The COVID-19 crisis showcased the social and economic inequality of the industry. A good way to take action against these issues is simply by paying attention. By amplifying workers’ voices and pointing out the flaws in fast fashion sweatshops, people can begin to receive justice. Sign petitions or email brands directly to demand them to pay all workers a living wage and manage a safe work environment.

An estimated 36 billion pounds of textile waste accumulates in the US each year. Photo courtesy of Unsplash.

The Environmental Impact of Fast Fashion

When thinking about the climate crisis, the narrative has typically been aimed at the individual person to offset carbon emissions through their consumption. Although this can make a very small effect, the largest contributors to climate change are large companies and corporations and their ways of manufacturing goods. Brands like Fashion Nova, Boohoo, Revolve, Pretty Little Thing, and Forever 21 all score less than 10% on the Fashion Transparency Index. Meaning that how they manufacture and distribute their goods is kept hidden tightly under wraps. 

Every year, the fashion industry contributes 1.2 billion tons of CO2 emissions that start racking up from when the clothing is beginning to be fabricated all the way to when it hits the shelves in stores or the warehouse. Fashion is the planet's third largest polluter after food and construction. This is also without considering the amount of waste that is generated by clothing that people throw away or can no longer use due to low quality. 

The idea of fast fashion sounds a lot like what the name is. Similar to fast food, things are made under the cheapest conditions, without consideration for those who work for them, with emphasis on generating a profit as quickly as possible. Companies often cut corners with their factory conditions, waste, and fumes without repercussions.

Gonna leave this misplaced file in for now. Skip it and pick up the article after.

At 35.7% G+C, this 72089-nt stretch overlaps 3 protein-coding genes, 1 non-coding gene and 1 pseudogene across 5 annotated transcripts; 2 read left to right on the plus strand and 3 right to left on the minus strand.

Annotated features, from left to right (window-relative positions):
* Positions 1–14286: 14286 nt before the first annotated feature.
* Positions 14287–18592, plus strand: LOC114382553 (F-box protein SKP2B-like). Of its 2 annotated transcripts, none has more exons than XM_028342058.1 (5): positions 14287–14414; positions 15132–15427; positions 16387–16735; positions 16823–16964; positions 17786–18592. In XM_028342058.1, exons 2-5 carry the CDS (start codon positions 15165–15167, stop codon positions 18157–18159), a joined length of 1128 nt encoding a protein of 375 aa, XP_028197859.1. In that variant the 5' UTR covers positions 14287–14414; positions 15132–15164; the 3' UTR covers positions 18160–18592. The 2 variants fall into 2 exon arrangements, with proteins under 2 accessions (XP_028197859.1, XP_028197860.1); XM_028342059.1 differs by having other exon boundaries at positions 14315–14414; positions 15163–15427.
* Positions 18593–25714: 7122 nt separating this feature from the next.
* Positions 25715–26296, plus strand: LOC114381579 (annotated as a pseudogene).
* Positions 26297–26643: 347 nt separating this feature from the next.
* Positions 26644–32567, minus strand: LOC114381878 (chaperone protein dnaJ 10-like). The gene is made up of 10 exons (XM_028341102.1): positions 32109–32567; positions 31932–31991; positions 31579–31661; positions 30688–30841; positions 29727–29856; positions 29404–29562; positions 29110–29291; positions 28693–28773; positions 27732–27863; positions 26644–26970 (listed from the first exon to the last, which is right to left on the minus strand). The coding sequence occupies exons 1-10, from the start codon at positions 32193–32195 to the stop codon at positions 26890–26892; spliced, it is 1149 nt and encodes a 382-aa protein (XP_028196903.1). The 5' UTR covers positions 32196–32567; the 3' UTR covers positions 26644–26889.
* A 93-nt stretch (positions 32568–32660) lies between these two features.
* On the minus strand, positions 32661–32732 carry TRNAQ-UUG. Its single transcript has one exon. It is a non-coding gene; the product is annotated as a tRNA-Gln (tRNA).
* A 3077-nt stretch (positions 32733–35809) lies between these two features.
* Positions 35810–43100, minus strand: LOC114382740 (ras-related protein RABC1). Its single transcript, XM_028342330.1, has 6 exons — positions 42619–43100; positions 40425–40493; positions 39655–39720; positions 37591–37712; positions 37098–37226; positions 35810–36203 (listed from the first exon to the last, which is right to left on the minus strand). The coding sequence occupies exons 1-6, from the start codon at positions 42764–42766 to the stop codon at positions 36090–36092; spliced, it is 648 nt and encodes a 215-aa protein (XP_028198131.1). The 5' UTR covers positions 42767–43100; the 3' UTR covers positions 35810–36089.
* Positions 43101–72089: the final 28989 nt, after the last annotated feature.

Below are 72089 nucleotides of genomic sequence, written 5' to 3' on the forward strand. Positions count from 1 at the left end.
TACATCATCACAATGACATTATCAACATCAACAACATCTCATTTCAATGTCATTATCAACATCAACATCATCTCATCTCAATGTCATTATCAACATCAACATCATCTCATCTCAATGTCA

On October 5th, Louis Vuitton's fashion show in Paris, France was interrupted by climate protesters walking alongside models on the runway. The peaceful and silent protest included them holding up signs that read in bold black capital letters: “OVERCONSUMPTION = EXTINCTION.” Very quickly after the activists started their strut, they were forcefully dragged out of sight and their signs discarded. The sign had environmentalist groups Amis de la Terre France, Youth for Climate, and Extinction Rebellion logos printed under the text.

Although Louis Vuitton isn’t considered fast fashion, luxury brands like it are still contributing to the climate crisis. They regularly burn unsold items, claim to pledge to cut down their emissions but haven’t made a dent, and use little to no eco-friendly materials in production. Fashion shows in general promote a lavish lifestyle and express wealth. You’d never see a thrift fashion show in Paris. 

Buying used items instead of new ones reduces the carbon footprint accumulated from new clothing production by 80%. Photo courtesy of Unsplash.